Are we actually being attacked when presented with words that make us uncomfortable? Obviously, feeling as if we are attacked, is not the same as actually being attacked, by fist or by weapon. Deep inside, you know this is true. Do not deny the facts. Do not deny reality just because your emotions compel you to deny it.

Why are our hearts broken? We might assume that the other side loves us as much as we do. Why are we scared sometimes? Because things might seem more horrific than they actually are. Why are we anxious or stressed? We may be worried, even if certain events deserve little concern. The same goes for great pride and for excitement, by the way.


Correlation with reality is key to a stable mentality. Submit to the exaggeration of your emotions, and you might over-estimate or underestimate reality itself. As such, deep inside, I know that the mental pain I endured for most of my life, was just that. Pain. Coming to terms with reality, has set me free again.

And even if an insult is done on purpose and we are thus offended, so what? Of course we do not like being insulted, for we do not like pain (unless you're a masochist). And even so, what are the consequences of being insulted? Must our self-esteem be destroyed? Demolished? Vanished entirely, even for some time? Must we cower and hide from the world? Must we even agree with the offender's words? After all, the information he or she delivered might be false regardless. That is why many curse words aren't even worthy of our attention.


Our mothers are not female dogs just because someone who hates us told us so. Deep inside we know that. The truth, beyond the clutter of emotion, is the key to set us free in this insensitive reality.


Some emotions do have a functional reason, like exhaustion. It serves as an indication that we might need to rest. The data we recieve when we are afraid may be justified, when we really have something to be afraid of. Like when there is a tiger or any other predetor nearby. Then, our fear can save us. It cannot save us when there is no actual threat, all because there is nothing to save us from.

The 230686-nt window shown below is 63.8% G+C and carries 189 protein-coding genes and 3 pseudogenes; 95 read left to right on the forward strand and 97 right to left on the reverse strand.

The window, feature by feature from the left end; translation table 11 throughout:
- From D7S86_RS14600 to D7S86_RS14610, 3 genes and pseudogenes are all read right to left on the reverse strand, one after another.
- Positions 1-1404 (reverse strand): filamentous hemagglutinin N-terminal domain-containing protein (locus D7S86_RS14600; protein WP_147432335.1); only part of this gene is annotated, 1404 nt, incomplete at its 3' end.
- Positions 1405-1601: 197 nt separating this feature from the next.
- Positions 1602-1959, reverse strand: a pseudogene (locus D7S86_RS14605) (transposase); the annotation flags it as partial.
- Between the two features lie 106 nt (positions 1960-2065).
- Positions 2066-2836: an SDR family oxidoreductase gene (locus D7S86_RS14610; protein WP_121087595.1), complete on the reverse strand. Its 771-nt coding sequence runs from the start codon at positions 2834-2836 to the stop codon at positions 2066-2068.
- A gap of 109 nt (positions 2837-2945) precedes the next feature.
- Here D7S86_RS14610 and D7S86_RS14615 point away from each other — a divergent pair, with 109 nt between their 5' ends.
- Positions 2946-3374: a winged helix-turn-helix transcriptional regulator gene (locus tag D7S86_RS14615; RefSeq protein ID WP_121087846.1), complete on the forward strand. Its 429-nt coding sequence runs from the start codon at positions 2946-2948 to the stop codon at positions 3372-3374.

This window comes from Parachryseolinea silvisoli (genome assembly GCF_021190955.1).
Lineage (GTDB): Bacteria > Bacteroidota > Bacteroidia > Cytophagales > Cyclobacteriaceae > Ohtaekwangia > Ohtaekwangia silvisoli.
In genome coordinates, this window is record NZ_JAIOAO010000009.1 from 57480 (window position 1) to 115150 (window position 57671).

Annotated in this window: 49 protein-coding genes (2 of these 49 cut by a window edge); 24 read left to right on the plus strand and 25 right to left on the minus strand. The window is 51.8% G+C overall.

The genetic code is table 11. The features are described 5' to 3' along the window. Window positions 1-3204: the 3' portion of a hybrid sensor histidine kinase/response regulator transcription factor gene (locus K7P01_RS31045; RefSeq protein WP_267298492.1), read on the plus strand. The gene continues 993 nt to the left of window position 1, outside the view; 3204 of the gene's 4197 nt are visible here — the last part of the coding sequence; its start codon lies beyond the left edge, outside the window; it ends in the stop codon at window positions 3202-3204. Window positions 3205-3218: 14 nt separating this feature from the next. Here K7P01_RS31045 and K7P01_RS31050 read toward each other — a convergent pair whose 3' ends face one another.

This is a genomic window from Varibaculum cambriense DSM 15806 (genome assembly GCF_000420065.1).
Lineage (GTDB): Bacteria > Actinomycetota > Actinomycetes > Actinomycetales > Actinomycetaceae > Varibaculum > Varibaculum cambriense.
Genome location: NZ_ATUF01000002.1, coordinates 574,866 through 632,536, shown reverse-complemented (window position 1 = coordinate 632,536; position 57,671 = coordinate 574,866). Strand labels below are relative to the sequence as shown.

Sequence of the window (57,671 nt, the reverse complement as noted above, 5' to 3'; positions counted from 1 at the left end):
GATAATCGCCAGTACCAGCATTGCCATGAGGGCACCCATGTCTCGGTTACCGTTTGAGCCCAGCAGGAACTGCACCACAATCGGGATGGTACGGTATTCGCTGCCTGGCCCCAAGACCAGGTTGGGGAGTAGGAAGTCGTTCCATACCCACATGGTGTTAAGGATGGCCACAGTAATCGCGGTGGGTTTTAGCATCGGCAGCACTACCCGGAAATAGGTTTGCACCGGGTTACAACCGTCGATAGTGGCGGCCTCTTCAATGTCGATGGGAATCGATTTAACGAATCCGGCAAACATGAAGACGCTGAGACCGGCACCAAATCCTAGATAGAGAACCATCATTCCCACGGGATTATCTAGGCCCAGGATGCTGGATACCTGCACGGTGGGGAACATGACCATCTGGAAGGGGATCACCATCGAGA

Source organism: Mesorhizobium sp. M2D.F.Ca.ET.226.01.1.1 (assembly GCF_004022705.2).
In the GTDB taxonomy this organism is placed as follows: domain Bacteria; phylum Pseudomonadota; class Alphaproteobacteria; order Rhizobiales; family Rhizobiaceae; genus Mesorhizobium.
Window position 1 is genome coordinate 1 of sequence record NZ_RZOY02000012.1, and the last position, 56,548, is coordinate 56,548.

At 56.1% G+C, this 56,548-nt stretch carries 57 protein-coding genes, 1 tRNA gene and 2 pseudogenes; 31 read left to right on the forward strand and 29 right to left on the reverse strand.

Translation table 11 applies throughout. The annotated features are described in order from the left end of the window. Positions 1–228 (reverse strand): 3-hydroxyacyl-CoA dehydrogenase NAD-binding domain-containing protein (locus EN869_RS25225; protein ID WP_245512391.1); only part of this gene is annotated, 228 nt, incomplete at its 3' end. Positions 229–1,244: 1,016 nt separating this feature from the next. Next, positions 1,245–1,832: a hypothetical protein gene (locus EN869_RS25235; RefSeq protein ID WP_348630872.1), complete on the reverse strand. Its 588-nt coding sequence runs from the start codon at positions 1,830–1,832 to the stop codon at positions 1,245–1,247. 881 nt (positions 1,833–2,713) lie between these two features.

We might not have direct control over the intensity of the heart. However, we can alter their effects on us using reason. To become more successful in our ambitions. We cannot move our heads without our necks. We can "move" our emotionality using the "neck" that is our mindset. Do you understand? Our control over our emotions is indirect like our control over our heads stems from our necks.


Beliefs may give things more importance than they deserve. The opposite of that, as well. Like when falling in love, like when being extremely irritated by minor things, and so on. Become aware of your beliefs and confront them, and you can partially alter and change your mentality, just like I did. Question their credibility, and strive to have beliefs that align more with the facts.


To be more objective is to not give in too much to our subjective experiences. It is to look beyond their vision. It's called meta-cognition, or the ability to think beyond our thinking.


If we're really interested in the truth, then what should matter, is reality, or what really happens or is happening. Focusing on that, can calm or intensify our emotions in accordance to the reality that exists beyond our hearts and minds. It is the practical thing to do.


With this priority in mind, we might be insulted far, far less, ultimately.


And remember: There are no human connections without some degree of suffering. In potential, at the very least. Be afraid of suffering, and you ironically may suffer even more, in isolation and in social anxiety.

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Tomasio A. Rubinshtein, Philosocom's Founder & Writer

I am a philosopher from Israel, author of several books in 2 languages, and Quora's Top Writer of the year 2018. I'm also a semi-hermit who has decided to dedicate his life to writing and sharing my articles across the globe. Several podcasts on me, as well as a radio interview, have been made since my career as a writer. More information about me can be found here.